“When he was standing along the walls and he was saying, “I’m feeling pain,” and he just slid into the floor. It was during the night, early morning so there were only two staff. Staff were running up and down. It was quite a traumatic experience.”
What does this mean for primary care?
- Everyone needs to be able to register with a GP. Groundswell have developed ‘My Right to Healthcare’ cards that can be posted for free.
- Training is available for reception staff including a short 6 minute video: resources here
- Primary Care Networks should consider having an inequalities lead to explore local solutions. They could also undertake a self-assessment to support improved engagement with inclusion health groups (see here).
- Services should be person-centred, and trauma informed so that people feel safe, welcome, listened to and understood. Here is a video on trauma informed communication skills and an overview of training available here.
- Services need to recognise the importance of developing trust and trusting relationships, as these are at the heart of healing and recovery. Ideally with the continuity of care with the same provider.
- Services should proactively support people with literacy, language, and cognition difficulties.
- Primary care services should consider how they can take care to people with the highest need to enable trust to be developed. For example, enhanced services undertaking in-reach into hostels can be highly successful in increasing engagement. Reaching out to frontline staff in homeless services, who often feel stigmatised, can be a first step in acknowledging the support they are providing and explore how they can be better supported.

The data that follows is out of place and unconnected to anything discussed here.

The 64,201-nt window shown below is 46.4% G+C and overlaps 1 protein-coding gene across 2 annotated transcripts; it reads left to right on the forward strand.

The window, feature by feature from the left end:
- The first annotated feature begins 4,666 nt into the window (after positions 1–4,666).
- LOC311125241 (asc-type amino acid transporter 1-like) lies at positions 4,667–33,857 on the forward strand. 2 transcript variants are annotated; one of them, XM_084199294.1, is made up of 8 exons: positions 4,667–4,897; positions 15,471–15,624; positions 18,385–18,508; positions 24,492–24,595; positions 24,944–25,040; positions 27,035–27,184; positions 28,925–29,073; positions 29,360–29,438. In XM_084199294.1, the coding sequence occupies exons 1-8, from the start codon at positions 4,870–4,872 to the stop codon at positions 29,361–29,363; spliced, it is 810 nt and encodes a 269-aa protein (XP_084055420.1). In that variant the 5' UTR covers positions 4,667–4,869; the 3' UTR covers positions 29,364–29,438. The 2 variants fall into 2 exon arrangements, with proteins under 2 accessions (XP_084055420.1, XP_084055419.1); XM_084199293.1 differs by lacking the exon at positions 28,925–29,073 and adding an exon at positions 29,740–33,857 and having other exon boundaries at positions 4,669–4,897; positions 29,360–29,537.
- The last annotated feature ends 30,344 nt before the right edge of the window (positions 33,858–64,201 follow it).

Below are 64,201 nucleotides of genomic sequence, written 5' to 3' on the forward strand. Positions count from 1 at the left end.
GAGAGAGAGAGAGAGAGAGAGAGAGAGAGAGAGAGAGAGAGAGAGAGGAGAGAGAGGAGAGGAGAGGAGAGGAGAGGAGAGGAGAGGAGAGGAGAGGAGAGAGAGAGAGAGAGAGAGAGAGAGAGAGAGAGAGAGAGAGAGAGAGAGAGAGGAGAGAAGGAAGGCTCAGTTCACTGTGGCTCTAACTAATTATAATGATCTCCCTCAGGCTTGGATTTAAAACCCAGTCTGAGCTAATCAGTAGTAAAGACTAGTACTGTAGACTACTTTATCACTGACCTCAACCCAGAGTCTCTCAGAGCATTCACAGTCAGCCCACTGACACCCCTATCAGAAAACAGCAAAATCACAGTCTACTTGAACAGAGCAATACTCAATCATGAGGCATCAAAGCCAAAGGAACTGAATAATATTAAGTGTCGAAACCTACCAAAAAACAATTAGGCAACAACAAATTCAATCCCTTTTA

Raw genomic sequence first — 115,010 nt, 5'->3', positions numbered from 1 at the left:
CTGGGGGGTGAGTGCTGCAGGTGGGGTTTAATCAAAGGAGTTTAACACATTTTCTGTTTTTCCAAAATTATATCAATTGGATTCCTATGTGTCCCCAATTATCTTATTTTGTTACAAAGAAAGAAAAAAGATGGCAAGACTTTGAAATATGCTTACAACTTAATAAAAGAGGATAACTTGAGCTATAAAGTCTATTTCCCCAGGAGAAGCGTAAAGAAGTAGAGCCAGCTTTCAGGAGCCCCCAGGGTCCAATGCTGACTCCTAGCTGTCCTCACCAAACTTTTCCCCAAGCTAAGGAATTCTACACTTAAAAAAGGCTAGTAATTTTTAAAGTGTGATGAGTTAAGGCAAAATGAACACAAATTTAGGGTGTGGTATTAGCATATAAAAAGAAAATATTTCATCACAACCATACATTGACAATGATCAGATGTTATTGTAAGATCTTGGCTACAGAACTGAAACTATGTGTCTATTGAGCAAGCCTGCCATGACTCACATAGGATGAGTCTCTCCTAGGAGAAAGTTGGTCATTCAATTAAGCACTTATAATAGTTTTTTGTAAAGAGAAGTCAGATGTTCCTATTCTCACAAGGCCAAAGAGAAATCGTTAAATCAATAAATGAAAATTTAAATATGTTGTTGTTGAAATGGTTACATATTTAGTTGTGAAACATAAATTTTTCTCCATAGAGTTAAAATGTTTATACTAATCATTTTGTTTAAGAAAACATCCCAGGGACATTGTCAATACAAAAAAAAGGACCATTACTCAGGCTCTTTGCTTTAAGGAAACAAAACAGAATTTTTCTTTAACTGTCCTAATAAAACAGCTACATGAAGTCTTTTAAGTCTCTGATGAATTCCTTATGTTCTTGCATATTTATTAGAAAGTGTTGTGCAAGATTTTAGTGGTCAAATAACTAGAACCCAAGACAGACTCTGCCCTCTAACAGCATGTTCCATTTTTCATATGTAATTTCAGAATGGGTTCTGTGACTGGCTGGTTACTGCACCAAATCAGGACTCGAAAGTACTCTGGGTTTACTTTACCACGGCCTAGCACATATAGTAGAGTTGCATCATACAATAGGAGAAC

It is our duty to find and care for those in our community who are excluded and marginalised and advocate for their needs. We need to embed inclusive care and assertive advocacy as core to our work.
- Liu, M., Luong, L., Lachaud, J., Edalati, H., Reeves, A., & Hwang, S. W. (2021). Adverse childhood experiences and related outcomes among adults experiencing homelessness: a systematic review and meta-analysis. The Lancet Public Health.
- Bennet, M.S. (2017), ‘Connecting Paradigms: A Trauma-Informed & Neurobiological Framework for Motivational Interviewing Implementation’, Bennett Innovation Group, Denver.
- Rogans-Watson, R., Shulman, C., Lewer, D., Armstrong, M., & Hudson, B. (2020). Premature frailty, geriatric conditions and multimorbidity among people experiencing homelessness: a cross-sectional observational study in a London hostel. Housing, Care and Support.
- Armstrong, M., Shulman, C., Hudson, B., Stone, P., & Hewett, N. (2021). Barriers and facilitators to accessing health and social care services for people living in homeless hostels: a qualitative study of the experiences of hostel staff and residents in UK hostels. BMJ open, 11(10), e053185.